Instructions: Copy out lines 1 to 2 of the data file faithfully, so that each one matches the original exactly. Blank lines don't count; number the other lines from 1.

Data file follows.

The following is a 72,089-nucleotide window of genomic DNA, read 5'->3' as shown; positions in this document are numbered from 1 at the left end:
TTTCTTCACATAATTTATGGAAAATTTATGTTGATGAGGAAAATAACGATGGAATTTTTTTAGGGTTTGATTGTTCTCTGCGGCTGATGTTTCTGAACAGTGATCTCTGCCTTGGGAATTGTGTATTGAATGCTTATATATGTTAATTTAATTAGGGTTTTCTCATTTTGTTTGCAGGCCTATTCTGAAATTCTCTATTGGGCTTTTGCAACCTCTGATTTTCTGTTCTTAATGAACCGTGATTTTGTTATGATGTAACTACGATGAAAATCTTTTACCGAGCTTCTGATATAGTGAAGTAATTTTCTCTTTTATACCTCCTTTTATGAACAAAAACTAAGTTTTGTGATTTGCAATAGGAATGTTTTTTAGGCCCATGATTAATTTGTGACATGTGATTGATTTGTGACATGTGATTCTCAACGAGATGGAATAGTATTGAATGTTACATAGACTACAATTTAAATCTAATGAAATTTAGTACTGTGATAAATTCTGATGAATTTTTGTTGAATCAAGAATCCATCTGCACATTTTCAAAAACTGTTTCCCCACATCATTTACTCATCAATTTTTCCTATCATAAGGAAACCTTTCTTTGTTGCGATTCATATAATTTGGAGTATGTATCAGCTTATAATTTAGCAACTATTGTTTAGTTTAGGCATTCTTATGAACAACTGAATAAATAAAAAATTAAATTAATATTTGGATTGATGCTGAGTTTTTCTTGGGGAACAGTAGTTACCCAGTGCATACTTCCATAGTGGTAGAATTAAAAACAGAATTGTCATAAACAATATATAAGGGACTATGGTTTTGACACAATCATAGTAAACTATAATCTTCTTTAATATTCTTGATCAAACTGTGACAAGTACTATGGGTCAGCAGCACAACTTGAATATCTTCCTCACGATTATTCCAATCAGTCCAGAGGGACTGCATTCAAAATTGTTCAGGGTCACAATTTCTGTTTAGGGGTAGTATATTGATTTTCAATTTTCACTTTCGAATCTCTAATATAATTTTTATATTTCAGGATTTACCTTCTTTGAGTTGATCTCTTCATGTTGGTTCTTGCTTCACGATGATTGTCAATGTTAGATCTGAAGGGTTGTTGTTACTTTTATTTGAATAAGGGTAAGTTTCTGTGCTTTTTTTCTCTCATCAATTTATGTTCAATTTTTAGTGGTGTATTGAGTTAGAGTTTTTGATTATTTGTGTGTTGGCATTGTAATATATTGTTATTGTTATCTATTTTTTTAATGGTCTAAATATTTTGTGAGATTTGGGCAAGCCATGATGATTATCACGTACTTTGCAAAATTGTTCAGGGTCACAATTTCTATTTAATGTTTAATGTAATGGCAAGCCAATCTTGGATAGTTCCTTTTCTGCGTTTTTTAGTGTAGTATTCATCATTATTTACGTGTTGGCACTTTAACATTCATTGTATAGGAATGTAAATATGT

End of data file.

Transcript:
The following is a 72,089-nucleotide window of genomic DNA, read 5'->3' as shown; positions in this document are numbered from 1 at the left end:
TTTCTTCACATAATTTATGGAAAATTTATGTTGATGAGGAAAATAACGATGGAATTTTTTTAGGGTTTGATTGTTCTCTGCGGCTGATGTTTCTGAACAGTGATCTCTGCCTTGGGAATTGTGTATTGAATGCTTATATATGTTAATTTAATTAGGGTTTTCTCATTTTGTTTGCAGGCCTATTCTGAAATTCTCTATTGGGCTTTTGCAACCTCTGATTTTCTGTTCTTAATGAACCGTGATTTTGTTATGATGTAACTACGATGAAAATCTTTTACCGAGCTTCTGATATAGTGAAGTAATTTTCTCTTTTATACCTCCTTTTATGAACAAAAACTAAGTTTTGTGATTTGCAATAGGAATGTTTTTTAGGCCCATGATTAATTTGTGACATGTGATTGATTTGTGACATGTGATTCTCAACGAGATGGAATAGTATTGAATGTTACATAGACTACAATTTAAATCTAATGAAATTTAGTACTGTGATAAATTCTGATGAATTTTTGTTGAATCAAGAATCCATCTGCACATTTTCAAAAACTGTTTCCCCACATCATTTACTCATCAATTTTTCCTATCATAAGGAAACCTTTCTTTGTTGCGATTCATATAATTTGGAGTATGTATCAGCTTATAATTTAGCAACTATTGTTTAGTTTAGGCATTCTTATGAACAACTGAATAAATAAAAAATTAAATTAATATTTGGATTGATGCTGAGTTTTTCTTGGGGAACAGTAGTTACCCAGTGCATACTTCCATAGTGGTAGAATTAAAAACAGAATTGTCATAAACAATATATAAGGGACTATGGTTTTGACACAATCATAGTAAACTATAATCTTCTTTAATATTCTTGATCAAACTGTGACAAGTACTATGGGTCAGCAGCACAACTTGAATATCTTCCTCACGATTATTCCAATCAGTCCAGAGGGACTGCATTCAAAATTGTTCAGGGTCACAATTTCTGTTTAGGGGTAGTATATTGATTTTCAATTTTCACTTTCGAATCTCTAATATAATTTTTATATTTCAGGATTTACCTTCTTTGAGTTGATCTCTTCATGTTGGTTCTTGCTTCACGATGATTGTCAATGTTAGATCTGAAGGGTTGTTGTTACTTTTATTTGAATAAGGGTAAGTTTCTGTGCTTTTTTTCTCTCATCAATTTATGTTCAATTTTTAGTGGTGTATTGAGTTAGAGTTTTTGATTATTTGTGTGTTGGCATTGTAATATATTGTTATTGTTATCTATTTTTTTAATGGTCTAAATATTTTGTGAGATTTGGGCAAGCCATGATGATTATCACGTACTTTGCAAAATTGTTCAGGGTCACAATTTCTATTTAATGTTTAATGTAATGGCAAGCCAATCTTGGATAGTTCCTTTTCTGCGTTTTTTAGTGTAGTATTCATCATTATTTACGTGTTGGCACTTTAACATTCATTGTATAGGAATGTAAATATGT